We need to have people invest in our community and invest in our future. As a homeowner, do you want to pay more than 50% of the property tax burden, or do you want to grow up and realize that a real city runs with a healthy mix? The real issue in my mind with some of “activists” who taunt the city commission is that they want to pretend they are living in the suburbs where tax on private homes support the entire community. We are not Levittown, not even close. We are an urban community with the sounds of the Metrorail, wailing sirens and the constant din of traffic rushing along US1. We are an urban community with real infrastructure: a thriving downtown, an award-winning hospital system, and a wonderfully diverse mix of people. We are a city, not a rural or suburban outpost.
Get a grip! It’s convenient to label individuals as “developers” and hide behind a delusional mask.
After thirty plus years of living in South Miami, raising my daughter, building my business, and being involved in civic affairs, I would characterize the sentiment from the dais, particularly in these last four years, as finger-pointing at past officials. Finger-pointing is not governance!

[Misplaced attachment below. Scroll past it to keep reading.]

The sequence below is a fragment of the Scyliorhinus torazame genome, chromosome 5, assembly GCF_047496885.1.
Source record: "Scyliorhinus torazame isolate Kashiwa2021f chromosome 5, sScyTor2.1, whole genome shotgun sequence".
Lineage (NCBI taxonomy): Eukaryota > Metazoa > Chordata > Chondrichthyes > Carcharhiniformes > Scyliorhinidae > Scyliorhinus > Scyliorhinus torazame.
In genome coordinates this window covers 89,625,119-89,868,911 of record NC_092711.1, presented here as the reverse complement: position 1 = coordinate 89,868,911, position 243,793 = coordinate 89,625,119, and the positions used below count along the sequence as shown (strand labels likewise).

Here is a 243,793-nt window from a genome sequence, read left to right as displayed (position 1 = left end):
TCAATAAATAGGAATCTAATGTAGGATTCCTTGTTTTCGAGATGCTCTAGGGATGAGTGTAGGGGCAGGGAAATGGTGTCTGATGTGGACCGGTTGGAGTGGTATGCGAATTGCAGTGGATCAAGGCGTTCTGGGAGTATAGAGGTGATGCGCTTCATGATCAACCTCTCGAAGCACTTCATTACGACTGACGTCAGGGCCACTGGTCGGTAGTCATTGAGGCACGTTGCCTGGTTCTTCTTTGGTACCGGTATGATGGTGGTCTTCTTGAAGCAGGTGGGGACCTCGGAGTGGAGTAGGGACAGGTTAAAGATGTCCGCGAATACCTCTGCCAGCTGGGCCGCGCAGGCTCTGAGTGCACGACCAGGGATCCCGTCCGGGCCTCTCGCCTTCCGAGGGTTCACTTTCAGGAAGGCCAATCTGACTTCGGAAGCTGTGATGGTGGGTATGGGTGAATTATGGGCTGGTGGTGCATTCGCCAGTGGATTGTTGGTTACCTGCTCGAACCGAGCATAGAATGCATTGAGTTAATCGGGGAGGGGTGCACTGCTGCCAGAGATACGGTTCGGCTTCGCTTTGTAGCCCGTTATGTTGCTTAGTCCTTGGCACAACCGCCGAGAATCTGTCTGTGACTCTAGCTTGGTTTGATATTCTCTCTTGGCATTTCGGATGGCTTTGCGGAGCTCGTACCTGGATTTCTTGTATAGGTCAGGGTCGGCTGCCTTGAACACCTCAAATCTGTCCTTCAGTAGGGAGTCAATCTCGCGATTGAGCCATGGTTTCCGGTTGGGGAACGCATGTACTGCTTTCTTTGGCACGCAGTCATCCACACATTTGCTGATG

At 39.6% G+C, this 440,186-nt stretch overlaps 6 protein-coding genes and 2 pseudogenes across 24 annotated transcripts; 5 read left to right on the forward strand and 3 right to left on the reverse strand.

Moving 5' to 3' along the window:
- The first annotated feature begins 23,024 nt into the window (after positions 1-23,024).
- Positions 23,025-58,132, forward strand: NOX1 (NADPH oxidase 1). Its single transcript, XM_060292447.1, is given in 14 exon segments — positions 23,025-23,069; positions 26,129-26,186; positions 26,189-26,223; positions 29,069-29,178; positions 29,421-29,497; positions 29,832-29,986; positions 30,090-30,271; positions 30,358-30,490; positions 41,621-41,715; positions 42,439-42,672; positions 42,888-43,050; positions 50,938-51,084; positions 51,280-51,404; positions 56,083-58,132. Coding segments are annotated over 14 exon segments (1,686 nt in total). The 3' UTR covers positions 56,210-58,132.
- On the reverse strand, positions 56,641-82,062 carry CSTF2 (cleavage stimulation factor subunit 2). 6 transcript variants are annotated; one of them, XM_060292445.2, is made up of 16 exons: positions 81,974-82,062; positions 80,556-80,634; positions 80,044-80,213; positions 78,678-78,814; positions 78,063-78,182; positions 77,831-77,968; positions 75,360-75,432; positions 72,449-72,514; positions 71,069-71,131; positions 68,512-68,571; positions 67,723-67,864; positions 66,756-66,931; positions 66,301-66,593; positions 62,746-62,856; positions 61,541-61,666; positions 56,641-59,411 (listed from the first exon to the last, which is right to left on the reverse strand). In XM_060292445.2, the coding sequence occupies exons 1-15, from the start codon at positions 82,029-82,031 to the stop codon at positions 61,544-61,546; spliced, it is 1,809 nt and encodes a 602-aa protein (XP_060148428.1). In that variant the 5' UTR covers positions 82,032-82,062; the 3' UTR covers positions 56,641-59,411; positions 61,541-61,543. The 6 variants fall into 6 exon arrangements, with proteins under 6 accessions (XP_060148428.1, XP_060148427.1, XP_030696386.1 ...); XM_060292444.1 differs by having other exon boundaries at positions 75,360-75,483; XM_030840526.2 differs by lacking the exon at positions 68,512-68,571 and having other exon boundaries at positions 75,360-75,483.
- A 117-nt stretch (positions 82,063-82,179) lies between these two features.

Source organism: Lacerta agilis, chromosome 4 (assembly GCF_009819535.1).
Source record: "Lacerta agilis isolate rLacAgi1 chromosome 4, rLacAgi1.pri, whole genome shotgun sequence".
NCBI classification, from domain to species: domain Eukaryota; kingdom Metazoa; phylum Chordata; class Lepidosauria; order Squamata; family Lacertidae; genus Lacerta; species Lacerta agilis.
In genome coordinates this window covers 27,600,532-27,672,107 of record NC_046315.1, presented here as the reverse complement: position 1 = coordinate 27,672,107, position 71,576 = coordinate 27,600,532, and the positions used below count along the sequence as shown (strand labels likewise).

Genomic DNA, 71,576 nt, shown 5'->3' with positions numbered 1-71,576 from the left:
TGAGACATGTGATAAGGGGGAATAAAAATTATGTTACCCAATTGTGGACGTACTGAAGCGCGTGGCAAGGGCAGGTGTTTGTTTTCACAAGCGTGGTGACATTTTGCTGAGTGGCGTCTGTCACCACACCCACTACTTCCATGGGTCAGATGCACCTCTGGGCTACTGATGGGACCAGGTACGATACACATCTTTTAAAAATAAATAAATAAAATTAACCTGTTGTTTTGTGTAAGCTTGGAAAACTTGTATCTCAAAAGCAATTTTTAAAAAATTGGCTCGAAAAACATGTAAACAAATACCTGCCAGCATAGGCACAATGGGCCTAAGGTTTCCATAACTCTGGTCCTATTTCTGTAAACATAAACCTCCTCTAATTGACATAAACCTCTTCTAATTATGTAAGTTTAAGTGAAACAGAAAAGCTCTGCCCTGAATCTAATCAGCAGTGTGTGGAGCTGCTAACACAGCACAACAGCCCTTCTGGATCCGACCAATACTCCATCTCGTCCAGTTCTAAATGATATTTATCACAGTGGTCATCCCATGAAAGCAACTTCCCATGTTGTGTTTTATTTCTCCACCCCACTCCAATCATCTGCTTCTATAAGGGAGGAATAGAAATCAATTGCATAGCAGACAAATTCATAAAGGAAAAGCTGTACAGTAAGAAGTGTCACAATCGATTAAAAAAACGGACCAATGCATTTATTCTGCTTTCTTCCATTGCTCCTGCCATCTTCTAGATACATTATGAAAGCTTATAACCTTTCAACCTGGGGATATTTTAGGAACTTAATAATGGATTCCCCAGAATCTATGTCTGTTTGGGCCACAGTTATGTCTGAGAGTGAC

It is time to work together – ALL taxpayers, commercial and residential. It is essential to embrace economic development and a positive growth attitude.
The City must embrace our business community – it’s good common sense and good business. If our “mom and pop” businesses (which is the essential fabric of what makes us a unique and desirable community) don’t succeed, we all don’t succeed.
We must assure that the ad valorum tax base which determines our ability to properly run a municipal government is fair and equitable. We must build a new synergy, a participatory partnership, based on sound economic principals, and especially mutual respect.
Over the last several years, what has been most damaging and disconcerting, in my estimation, is the revolving door of city managers and in turn key staff. This has led to a lack of continuity with steep learning curves, a lack of forward motion, and a lack and appreciation of historicity.
South Miami is a unique community in a unique location. We must capitalize on what our founders discovered and developed. We are an urban community. In the course of the next few years, we must address what is best for the US1 corridor by way of housing and business development. We must profit from our uniqueness with our T.O.D.D. (Transit Oriented Development District) and allow it to reach its potential.
This election on Valentine’s Day is a watershed for the future of our community. To those who are elected to fill two vacancies on the Commission and for Mayor, the message is the same. Your legacy is our future. You will be held accountable for our stability and positive growth.
As we look forward to the year 2020 – our vision should indeed be 20/20.
Commerce. Economic Development. Growth. These are the actions which brought us through the early days, and these are the words and actions which will ensure a sound future.
John Edward Smith is a resident of South Miami since 1974.
He established his marketing/management consulting business based here in 1982, and has been active in civic and community affairs for over thirty years. For the past seven years, he has published SOMI Magazine.